Opening The Old Testament
The Eternal Promise: Reflections on Jeremiah 33:14-16
But Jeremiah, because he knew his promising YHWH too well, could not leave his words in this slough of despair. God's final words for Jeremiah are never darkness or hopelessness or doom. Again and again Jeremiah followed predictions of disaster with intimations of a better future. At the very beginning of his prophetic vocation, Jeremiah is told in summary that his work will include "plucking up, pulling down, destroying and overthrowing" as well as "building and planting" (Jer. 1:10). When YHWH directs him to go to the potter's house to observe the actions of the potter, he sees that the clay under the skillful artisan's hands can be shaped, destroyed, then shaped again. So it is with YHWH, he says (Jer. 18:1-8). During the final siege of Jerusalem, when the Babylonian armies are poised to take the city, Jeremiah, of all things, purchases a field for future use, claiming by that act YHWH was not through with the city yet, despite all appearances to the contrary (Jer. 32).
And in today's passage the prophet is at it again. He begins in characteristic fashion. "Without a doubt, the days are coming, says YHWH, when I will raise up the good word that I spoke to the house of Israel and the house of Judah." The NRSV translates—instead of "raise up the good word"—"fulfill the promise," a reading that is less translation than paraphrase. Still, it bears the basic meaning of the phrase, but perhaps does not capture the near physicality of the Hebrew. "Raise up the good word" contrasts sharply with many of the "evil words" that Jeremiah has been speaking to his people. And what is that good word?
"In those days and at that time I will cause to sprout up for David a righteous sprout that will do justice and righteousness in the land" (Jer. 33:15). I have read the phrase literally in order to demonstrate the connection between the verb "to sprout" and the "sprout" that has come up. The traditional reading is, of course, "righteous branch," reminiscent of the famous Isaiah 11 passage where a "shoot will come forth from the stump of Jesse, and a branch will grow out of its roots" (though the verb and noun are different). In both prophets the promise is that someone will someday arise again who stems from the line of David. Of course, Jeremiah here does not have in mind the David of 2 Samuel 11 or 1 Kings 1, that dangerous and sinful David. He means that David of 2 Samuel 23 that last week's reading offered, a David who is intent on the doing of justice for the people. What YHWH promises through the mouth of Jeremiah is a king in the mold of Psalm 72, a monarch who will dedicate life to right actions for the poor and needy, one bent only on justice and righteousness.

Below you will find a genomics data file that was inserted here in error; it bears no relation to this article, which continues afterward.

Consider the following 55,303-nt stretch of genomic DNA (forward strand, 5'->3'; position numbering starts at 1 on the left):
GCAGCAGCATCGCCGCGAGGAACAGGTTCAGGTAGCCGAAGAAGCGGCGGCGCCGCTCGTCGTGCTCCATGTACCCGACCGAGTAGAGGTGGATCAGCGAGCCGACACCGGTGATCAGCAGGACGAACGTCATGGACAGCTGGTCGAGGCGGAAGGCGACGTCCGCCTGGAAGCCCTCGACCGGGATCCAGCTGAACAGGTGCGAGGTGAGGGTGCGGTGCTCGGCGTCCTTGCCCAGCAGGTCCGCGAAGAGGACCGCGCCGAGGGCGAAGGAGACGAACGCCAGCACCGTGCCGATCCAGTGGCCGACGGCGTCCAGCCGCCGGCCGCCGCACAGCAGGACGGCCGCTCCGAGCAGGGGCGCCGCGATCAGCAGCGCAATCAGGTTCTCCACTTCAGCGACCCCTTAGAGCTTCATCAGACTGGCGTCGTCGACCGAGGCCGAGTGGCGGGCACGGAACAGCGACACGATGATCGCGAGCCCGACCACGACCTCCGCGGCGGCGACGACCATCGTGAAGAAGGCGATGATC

And as a result, "In those days Judah will be rescued and Jerusalem will live trustingly. And here is the name by which it shall be known: YHWH is our righteousness" (Jer. 33:16). Instead of the name Jerusalem that appears to mean "establish peace (or unity)," Jeremiah foresees a day when the holy city will instead be known as "YHWH is our righteousness." The implication may be that peace is one thing, but peace without justice is finally no peace at all. Until any city is known as a place of righteousness for all those who live there, any idea that there can be peace is an illusion.
Many scholars say that passages like this one are from a later time than the time of the prophet; that may be so. However, the more significant point is that passages like this have become a canonical part of the prophet's words, and thus a part of the Bible from which we preach. The promise that Jeremiah offers is that our God is forever in the business of raising up leaders who are dedicated to the cause of justice and righteousness for the world. We Christians, because we have come again to the anticipation of the birth of Jesus, must know for whom we wait. We wait for one who will bring us peace with justice, joy with righteousness. We simply cannot have one without the other, because our God does not promise one without the other. So, Happy New Year, and may the place where you live be known as "YHWH is our righteousness."
John C. Holbert is the Lois Craddock Perkins Professor Emeritus of Homiletics at Perkins School of Theology in Dallas, TX.
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